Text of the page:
Beauty in the Eyes of the Beholder

Beauty in the Eyes of the Beholder

How do you react when you see a physically disabled person? Do you stare? Do you avert your gaze? What do you feel – discomfort, shock, fear, anxiety, curiosity, compassion? Has the way you responded to seeing the physically disabled changed over time?

Research shows that viewers of positive portrayals of the disabled on television programs and in the movies are more likely to perceive discrimination and less likely to have negative emotions when encountering people with disabilities. There is what researchers call the “novel hypothesis”. Not only are people who are “novel” stared at more in an attempt to make them less novel but also lack of exposure to persons with disabilities creates a psychological conflict between wanting to stare and wanting to follow social norms against staring. This leads to increased discomfort by the “starer” and avoidance of the “staree”- everyone recognizes this experience. In one experiment, college students were allowed to stare at someone with a disability (through a one-way mirror) then measured how closely the student sat next to the person when in the same room. Not surprisingly, those students who were allowed to stare sat closer than those who were suddenly introduced to the person and asked to sit with them. Familiarity actually doesn’t breed contempt, rather it eases the fear that unconsciously comes with difference!

Well, if you were window-shopping on Zurich’s main downtown street, Bahnhofstrasse, on December 3rd, you would have seen something surprising: disabled mannequins. Perched in storefront windows, between the perfect mannequins we are all used to seeing were figures based on real people with physical disabilities including models with scoliosis, shortened limbs, amputees, and a malformed spine. Pro Infirmis, an organization for the disabled, in honor of International Day of Persons with Disabilities, devised the campaign. Entitled “Because who is perfect? Get closer,” it was designed to provoke reflection on the acceptance of people with disabilities.

A beautiful short film was made, documenting the process of making these mannequins, the interactions with the models as the mannequins are constructed, the astonished reactions of passers-by, and the joy of the models seeing their own unique figures recreated for the first time.

At first, as I watched the film I felt uncomfortable – did we really need this?? Did this really matter – after all surely the models “knew” that they were different but still beautiful. Moreover, given that the fashion industry invented the psychotic pursuit for the ‘perfect body,’ it seemed disingenuous if not exploitative for them to now act morally superior. But as I watched the models be measured, listened to their voices and words describing their experience, and saw their reactions to seeing the “mannequins in their image”- the joy in their faces when the mannequins were completed and their delight in seeing themselves made in sculpture form, my mind and heart opened.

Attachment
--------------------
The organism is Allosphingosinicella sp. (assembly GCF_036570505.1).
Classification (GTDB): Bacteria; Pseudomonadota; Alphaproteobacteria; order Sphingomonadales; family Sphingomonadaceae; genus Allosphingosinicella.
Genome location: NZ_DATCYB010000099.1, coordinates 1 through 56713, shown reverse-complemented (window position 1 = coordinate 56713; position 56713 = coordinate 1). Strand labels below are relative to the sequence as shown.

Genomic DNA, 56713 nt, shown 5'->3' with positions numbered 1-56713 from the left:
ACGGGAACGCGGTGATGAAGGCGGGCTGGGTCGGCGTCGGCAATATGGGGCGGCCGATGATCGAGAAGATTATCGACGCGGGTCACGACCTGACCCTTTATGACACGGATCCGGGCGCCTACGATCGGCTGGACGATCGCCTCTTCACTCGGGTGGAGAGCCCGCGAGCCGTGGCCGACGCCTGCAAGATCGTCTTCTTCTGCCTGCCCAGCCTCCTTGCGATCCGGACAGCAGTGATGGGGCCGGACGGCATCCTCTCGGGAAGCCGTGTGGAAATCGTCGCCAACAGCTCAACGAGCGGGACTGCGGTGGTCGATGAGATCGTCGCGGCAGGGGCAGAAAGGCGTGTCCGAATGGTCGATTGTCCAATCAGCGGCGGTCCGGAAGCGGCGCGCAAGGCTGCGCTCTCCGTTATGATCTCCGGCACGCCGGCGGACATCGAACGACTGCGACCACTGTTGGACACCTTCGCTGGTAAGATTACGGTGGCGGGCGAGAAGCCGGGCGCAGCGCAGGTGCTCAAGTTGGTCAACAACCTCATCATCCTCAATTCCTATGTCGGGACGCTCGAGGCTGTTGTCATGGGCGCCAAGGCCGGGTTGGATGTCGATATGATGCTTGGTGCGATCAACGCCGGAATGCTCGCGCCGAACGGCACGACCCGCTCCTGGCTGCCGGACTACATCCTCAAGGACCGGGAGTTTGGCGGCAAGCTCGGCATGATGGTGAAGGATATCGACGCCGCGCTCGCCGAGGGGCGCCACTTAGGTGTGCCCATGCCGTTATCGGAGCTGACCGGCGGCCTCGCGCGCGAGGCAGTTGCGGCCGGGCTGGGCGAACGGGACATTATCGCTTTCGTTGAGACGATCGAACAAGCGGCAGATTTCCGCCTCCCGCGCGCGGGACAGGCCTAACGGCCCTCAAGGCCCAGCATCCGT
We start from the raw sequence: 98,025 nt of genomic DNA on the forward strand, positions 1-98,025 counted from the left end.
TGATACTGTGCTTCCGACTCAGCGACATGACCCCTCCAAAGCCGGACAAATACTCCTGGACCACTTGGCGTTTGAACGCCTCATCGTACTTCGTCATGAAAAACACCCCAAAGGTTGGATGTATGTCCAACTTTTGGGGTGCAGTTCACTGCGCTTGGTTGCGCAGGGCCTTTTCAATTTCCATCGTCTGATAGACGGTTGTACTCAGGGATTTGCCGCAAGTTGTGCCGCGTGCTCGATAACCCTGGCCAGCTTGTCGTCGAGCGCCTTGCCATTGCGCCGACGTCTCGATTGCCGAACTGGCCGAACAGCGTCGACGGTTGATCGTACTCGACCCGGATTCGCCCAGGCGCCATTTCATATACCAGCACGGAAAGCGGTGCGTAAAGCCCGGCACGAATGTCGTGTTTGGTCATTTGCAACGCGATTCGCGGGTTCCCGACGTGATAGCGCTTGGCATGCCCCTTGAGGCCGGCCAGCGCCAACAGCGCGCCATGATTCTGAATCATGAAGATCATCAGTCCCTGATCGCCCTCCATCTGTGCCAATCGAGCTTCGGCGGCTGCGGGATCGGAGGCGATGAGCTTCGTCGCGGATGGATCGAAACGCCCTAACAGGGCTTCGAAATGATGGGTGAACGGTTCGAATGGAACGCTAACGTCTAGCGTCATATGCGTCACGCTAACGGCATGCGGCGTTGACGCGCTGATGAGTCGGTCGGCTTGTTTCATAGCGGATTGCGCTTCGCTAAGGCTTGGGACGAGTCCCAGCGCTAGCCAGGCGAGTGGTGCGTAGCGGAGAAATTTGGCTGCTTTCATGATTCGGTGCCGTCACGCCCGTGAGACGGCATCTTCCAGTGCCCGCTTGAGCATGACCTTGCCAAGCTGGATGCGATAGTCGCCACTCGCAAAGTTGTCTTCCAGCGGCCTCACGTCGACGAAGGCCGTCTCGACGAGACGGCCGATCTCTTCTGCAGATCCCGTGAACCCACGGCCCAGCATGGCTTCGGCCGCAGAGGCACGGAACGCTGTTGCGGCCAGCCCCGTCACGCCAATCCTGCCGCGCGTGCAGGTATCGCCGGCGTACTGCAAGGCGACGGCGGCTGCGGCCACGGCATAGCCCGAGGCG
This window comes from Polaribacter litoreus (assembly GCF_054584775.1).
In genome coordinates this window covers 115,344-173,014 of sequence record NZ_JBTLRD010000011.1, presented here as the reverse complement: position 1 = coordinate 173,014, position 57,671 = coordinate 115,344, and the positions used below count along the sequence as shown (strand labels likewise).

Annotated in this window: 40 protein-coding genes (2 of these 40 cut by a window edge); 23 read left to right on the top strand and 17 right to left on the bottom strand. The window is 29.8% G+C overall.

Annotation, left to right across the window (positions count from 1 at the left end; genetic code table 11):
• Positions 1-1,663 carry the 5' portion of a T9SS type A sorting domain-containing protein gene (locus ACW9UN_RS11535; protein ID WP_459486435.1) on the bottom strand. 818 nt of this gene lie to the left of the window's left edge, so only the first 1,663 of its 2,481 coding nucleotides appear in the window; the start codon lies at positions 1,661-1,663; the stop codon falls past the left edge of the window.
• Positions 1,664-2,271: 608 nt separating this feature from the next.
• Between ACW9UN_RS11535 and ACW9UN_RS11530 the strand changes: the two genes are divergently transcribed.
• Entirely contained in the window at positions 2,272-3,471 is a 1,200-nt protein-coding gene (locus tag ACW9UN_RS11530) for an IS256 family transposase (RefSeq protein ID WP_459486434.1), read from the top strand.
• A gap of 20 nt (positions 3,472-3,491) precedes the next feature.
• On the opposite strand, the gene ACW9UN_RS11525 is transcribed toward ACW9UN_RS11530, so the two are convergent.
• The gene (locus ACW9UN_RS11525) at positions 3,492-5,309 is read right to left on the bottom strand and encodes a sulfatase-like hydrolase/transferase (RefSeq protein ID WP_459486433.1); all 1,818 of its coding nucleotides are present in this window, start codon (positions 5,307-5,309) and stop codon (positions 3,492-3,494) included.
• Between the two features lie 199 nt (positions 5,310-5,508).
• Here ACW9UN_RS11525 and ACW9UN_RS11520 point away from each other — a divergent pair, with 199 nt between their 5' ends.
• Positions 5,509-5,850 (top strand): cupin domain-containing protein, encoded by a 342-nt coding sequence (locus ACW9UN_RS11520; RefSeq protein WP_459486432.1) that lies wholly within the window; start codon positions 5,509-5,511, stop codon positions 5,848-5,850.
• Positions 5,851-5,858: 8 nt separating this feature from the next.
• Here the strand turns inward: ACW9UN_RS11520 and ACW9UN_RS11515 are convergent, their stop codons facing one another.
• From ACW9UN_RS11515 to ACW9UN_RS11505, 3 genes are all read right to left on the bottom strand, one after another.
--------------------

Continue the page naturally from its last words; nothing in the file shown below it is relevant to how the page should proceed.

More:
Over one billion people, or approximately 15% of the world’s population, live with some form of physical disability! Around the world, persons with disabilities face physical, social, economic, and attitudinal barriers that exclude them from participating as equal members of society. They are disproportionately poor, lack equal access to basic resources, such as education, employment, and health care and have a higher rate of mortality. And yet in the past few decades, we have seen our moral horizon stretch and have begun to break barriers and open doors for a more inclusive society.

Yes, beauty is indeed in the eye of the beholder, but our culture and backgrounds have a great deal to do with what we behold as beauty.? Finding ways for us to appreciate one another in our differences outside the legal requirements that demand equality is the key to melting our fears and discomforts. I will never look at a physically disabled person the same way again. What an amazing gift to the models and to all of us who get to see these exceptionally beautiful mannequins.


Irwin Kula

Irwin Kula is the co-founder and co-executive editor of The Wisdom Daily. A rabbi, Irwin's writing has been featured in The Huffington Post and the Washington Post. He is the author of Yearnings: Embracing the Sacred Messiness of Life and a co-editor of The Book of Jewish Sacred Practices. Irwin has appeared on NBC's The Today Show, The Oprah Winfrey Show, The O'Reilly Factor and PBS Frontline. Irwin also serves as President of Clal, The National Jewish Center for Learning and Leadership, a leadership training institute, think tank and resource center in New York City.

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